Bad Habit #5: Not Taking Notes on Your Reading

Do you think it’s sufficient to simply make it through your reading assignments without writing anything down? It’s not. Ideas from the reading will show up on the exam. If you don’t learn and record these ideas when you first do the assignment, then how will you be able to answer the corresponding questions on the test? Too many students think they can solve this problem by reviewing their readings right before the test. Obviously, this won’t work. The math is simple. Hundreds of pages of dense reading. A day or two review. You’re not going to make it through everything at the last minute. Treat readings like a lecture. Take concise, informative notes on the main big ideas. You don’t have to record every last fact and pore over every word. Learn to hone in on the main thesis, and capture the bullet points needed to intelligently write about it later on. When review time comes along, you should have no need to crack your books again — the notes should be sufficient for an efficient review.

11 thoughts on “Monday Master Class: 5 Bad Study Habits You Should Resolve to Avoid in 2008

  1. Russ says:

    I think studying without a plan is one of the most common mistakes that any student can make. They feel as though they have achieved a lot afterwards, but they could’ve done so much more. Smart studying for a shorter period of time is much more effective than general studying for long periods.

  2. Julian says:

    I wonder if the question/answer/key ideas method works in every case. Actually I can’t really apply it, because in my exams often not only the key ideas are relevant, but rather details are the core of the exam. Unfortunatly even the lectures rarely match for this technique. Maybe this is because of the structure of German courses (they probably tend to love every nut, bolt and screw sometimes). I.e. I attend the lecture “comparative politics”. And we actually go through different types of democratic (and non-democratic) systems. Look at different countries etc.. There are no real cores or big key ideas. It’s just tables, tables tables and so on. You just can’t apply this method there, at least I couldn’t find a way to do so. This leads to simple rote review. Even though I have to say, I rarely do any intense cramming or rote review (and this leads to habit #2), because if you attend class regulary there is just so much less need to cram because you memorized so much just due listening in the lecture (this premises that you don’t sleep during the lecture).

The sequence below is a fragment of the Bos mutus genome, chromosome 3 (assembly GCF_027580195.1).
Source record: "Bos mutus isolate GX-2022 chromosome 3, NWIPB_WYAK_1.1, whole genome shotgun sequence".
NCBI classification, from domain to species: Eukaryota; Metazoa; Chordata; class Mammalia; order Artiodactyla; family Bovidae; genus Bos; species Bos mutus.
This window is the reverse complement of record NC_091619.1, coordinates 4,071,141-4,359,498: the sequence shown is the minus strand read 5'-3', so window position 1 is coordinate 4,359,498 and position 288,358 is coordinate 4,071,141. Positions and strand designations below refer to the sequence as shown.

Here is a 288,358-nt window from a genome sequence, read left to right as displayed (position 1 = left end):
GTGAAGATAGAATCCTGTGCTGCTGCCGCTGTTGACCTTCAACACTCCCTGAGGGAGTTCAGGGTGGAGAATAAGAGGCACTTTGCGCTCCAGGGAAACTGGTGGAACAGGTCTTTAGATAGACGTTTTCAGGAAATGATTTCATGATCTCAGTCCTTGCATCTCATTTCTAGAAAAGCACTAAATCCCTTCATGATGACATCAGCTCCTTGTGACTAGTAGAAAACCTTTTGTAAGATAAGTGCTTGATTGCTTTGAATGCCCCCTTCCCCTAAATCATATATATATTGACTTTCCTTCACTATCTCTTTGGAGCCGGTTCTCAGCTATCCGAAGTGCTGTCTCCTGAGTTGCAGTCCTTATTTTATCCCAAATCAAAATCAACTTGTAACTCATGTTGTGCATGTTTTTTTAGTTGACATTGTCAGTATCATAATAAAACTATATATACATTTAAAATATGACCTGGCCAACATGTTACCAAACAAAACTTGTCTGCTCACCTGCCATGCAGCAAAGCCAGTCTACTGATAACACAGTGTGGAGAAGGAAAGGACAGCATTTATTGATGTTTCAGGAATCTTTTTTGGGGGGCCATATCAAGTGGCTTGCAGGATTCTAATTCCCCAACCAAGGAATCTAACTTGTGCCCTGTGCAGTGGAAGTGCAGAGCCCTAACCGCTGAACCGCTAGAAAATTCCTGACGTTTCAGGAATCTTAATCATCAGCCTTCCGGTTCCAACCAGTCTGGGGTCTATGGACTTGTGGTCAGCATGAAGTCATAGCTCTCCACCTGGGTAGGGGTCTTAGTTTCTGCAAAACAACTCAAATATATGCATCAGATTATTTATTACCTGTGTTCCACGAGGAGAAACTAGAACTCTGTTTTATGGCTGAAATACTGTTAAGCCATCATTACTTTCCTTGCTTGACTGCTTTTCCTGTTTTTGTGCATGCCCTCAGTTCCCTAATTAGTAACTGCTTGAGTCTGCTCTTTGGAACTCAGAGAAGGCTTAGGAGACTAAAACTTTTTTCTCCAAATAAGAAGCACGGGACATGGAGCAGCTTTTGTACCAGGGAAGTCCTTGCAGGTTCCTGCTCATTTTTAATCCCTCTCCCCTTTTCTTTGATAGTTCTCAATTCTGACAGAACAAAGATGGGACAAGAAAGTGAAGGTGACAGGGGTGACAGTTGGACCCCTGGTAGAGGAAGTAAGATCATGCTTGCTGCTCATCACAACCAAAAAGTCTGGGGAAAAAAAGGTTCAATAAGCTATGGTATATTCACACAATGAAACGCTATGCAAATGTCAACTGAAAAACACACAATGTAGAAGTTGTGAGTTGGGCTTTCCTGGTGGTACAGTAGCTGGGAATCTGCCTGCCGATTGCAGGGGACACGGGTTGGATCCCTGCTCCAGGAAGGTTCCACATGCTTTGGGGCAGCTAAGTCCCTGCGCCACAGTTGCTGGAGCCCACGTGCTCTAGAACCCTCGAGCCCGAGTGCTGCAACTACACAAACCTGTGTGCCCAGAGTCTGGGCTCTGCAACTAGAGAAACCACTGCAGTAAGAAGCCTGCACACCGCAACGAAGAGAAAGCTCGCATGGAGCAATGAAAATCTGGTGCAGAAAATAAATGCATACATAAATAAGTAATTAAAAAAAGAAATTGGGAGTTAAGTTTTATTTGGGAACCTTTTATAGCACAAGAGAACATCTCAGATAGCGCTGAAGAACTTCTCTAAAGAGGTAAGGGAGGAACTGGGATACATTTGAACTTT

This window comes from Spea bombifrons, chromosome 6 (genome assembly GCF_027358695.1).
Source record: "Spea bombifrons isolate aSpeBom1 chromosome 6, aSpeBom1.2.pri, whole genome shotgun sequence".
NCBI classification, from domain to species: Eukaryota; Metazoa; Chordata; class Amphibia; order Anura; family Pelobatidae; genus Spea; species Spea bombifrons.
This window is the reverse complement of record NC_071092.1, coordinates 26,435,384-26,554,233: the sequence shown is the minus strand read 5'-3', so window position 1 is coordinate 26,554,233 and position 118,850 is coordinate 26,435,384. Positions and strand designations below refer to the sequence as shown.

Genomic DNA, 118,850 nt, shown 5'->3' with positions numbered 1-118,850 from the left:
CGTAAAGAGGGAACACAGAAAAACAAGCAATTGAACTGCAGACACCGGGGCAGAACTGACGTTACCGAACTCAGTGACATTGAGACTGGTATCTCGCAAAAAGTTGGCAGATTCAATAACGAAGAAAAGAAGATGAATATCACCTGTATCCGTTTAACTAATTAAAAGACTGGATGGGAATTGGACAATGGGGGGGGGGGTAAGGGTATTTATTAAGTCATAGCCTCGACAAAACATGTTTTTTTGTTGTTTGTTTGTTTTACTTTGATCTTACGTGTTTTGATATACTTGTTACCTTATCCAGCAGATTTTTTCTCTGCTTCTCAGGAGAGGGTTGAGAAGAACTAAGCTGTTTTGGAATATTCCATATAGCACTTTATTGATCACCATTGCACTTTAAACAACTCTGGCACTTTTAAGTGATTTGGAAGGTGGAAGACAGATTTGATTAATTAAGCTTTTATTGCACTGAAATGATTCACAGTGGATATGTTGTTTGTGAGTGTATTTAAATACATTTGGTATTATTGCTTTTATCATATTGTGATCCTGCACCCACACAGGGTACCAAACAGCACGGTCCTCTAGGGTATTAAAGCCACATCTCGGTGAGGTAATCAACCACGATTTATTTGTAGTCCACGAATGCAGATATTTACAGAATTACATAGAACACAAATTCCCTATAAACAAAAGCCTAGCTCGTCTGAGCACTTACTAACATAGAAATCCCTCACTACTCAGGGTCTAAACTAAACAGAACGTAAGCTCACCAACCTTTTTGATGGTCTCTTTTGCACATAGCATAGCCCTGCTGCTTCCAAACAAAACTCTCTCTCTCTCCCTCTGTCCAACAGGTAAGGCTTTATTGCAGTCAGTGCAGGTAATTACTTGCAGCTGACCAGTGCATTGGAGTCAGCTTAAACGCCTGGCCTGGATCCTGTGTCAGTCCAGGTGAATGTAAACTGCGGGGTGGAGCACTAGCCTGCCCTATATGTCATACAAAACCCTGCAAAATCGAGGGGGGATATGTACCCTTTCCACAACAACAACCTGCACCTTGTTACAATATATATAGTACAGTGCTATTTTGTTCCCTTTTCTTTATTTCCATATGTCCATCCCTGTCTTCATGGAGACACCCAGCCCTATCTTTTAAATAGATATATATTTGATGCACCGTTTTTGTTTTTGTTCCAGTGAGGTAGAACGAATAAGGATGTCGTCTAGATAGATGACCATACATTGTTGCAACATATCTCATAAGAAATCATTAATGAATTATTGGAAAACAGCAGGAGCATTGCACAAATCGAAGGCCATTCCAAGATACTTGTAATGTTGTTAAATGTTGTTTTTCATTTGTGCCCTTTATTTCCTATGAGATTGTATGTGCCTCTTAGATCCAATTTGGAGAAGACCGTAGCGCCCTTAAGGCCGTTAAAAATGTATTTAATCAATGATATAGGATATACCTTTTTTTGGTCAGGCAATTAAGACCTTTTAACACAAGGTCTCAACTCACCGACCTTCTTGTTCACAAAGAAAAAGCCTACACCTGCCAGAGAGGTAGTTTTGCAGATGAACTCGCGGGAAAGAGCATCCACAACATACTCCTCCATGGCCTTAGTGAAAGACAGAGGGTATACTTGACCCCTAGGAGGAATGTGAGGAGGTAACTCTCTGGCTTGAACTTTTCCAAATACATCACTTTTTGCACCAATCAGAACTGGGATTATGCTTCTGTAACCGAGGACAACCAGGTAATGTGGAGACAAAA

3. Study Hacks says:

    @Julian:

    Check out this previous post:

    http://calnewport.com/blog/?p=103

    It discusses how to adapt question/evidence/conclusion for more fact-based courses.

  4. Kare says:

    Wow, I’ve never thought of the imaginary class idea before. Very good one, I’m a kinesthetic learner and I need to act/perform things to learn, thank you.

  5. lazersgopewpew says:

    I don’t know but I’ve noticed that I can concentrate better at night, I sat down the whole morning trying to get algebra into my mind (Yes I am in a school not college) and I failed this time I decided I’ll start studying when there is no one around me (Night) and in 4 nights I learned every thing in algebra except linear and simultaneous equations.